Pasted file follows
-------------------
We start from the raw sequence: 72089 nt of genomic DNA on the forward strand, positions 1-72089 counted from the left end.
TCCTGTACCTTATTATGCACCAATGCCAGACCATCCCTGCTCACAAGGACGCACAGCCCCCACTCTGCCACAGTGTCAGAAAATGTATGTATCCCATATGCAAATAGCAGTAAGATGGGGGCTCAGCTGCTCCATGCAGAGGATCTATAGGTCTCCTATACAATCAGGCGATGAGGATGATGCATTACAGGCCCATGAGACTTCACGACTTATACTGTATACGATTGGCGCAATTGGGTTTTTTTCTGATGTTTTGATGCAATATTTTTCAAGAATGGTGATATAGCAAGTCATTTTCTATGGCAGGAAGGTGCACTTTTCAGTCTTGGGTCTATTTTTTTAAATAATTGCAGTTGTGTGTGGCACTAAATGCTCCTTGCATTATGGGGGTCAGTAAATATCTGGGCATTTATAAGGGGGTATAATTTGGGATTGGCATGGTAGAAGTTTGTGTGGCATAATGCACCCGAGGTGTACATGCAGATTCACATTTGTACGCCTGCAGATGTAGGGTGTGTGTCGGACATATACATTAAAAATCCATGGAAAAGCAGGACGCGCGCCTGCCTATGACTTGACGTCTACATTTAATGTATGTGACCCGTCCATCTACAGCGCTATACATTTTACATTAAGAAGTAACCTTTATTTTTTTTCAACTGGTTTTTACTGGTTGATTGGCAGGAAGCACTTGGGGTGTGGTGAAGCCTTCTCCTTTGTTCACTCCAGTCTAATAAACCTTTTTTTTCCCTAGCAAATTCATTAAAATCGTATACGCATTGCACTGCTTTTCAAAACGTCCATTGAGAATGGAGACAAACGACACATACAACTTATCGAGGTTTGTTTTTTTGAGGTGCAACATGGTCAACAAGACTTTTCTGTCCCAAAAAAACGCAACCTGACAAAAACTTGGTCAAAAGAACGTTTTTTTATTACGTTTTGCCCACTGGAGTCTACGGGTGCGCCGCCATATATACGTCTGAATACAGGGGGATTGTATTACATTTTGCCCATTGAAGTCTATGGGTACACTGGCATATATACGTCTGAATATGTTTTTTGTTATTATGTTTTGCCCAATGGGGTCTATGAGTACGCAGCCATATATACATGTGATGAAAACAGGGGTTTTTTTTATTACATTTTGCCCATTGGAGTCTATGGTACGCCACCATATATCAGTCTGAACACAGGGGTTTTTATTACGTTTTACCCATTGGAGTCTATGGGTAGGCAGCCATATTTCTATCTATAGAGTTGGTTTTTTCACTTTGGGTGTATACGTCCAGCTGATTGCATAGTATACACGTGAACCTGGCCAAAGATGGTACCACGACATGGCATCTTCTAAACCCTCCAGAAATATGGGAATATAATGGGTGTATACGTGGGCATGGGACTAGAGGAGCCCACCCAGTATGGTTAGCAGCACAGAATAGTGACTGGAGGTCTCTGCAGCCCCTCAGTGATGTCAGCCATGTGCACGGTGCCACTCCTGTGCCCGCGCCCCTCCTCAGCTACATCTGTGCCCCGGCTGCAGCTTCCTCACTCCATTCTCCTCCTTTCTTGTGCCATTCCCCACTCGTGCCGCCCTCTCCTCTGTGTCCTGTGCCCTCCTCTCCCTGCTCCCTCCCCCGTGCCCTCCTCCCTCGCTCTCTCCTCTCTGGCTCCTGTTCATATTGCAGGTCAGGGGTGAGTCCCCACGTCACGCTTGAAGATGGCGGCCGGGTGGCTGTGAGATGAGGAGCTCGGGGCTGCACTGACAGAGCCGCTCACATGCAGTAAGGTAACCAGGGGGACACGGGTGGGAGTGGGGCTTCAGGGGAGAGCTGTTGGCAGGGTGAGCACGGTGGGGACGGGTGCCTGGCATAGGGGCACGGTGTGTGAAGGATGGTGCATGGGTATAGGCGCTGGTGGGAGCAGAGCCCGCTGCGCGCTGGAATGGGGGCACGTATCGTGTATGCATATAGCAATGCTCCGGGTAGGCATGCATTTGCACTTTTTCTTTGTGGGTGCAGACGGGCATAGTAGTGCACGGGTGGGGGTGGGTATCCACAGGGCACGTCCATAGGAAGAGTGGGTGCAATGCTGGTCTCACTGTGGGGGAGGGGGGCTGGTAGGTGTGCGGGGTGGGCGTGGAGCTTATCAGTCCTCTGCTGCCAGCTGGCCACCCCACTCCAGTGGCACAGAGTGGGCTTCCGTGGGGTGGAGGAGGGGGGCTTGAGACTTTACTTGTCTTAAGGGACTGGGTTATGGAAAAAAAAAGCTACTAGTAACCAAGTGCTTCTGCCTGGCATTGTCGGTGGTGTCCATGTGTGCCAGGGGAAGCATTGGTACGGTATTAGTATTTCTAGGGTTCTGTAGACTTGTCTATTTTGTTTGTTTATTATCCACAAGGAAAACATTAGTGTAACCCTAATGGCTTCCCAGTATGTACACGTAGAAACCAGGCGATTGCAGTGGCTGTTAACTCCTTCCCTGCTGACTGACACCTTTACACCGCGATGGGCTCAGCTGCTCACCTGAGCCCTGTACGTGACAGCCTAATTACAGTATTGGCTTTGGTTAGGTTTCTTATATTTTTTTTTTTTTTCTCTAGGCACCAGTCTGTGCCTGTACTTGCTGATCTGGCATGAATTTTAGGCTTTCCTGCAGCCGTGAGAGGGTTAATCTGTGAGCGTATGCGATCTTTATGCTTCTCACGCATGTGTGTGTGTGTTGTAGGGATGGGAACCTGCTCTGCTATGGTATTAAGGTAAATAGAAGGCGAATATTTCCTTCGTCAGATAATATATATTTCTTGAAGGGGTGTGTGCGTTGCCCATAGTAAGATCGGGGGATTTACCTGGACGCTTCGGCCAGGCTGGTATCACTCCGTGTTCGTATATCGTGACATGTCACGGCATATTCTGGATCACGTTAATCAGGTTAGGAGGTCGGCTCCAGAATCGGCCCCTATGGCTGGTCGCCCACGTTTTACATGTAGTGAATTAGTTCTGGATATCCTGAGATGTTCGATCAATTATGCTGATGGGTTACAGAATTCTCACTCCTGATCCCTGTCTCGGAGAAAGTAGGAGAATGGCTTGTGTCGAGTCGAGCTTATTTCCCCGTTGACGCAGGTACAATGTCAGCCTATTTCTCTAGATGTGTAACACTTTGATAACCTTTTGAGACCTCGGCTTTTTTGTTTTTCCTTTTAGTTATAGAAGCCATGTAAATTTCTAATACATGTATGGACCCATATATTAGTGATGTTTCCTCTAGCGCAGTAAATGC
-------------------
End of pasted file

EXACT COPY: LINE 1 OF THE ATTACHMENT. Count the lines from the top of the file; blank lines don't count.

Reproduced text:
We start from the raw sequence: 72089 nt of genomic DNA on the forward strand, positions 1-72089 counted from the left end.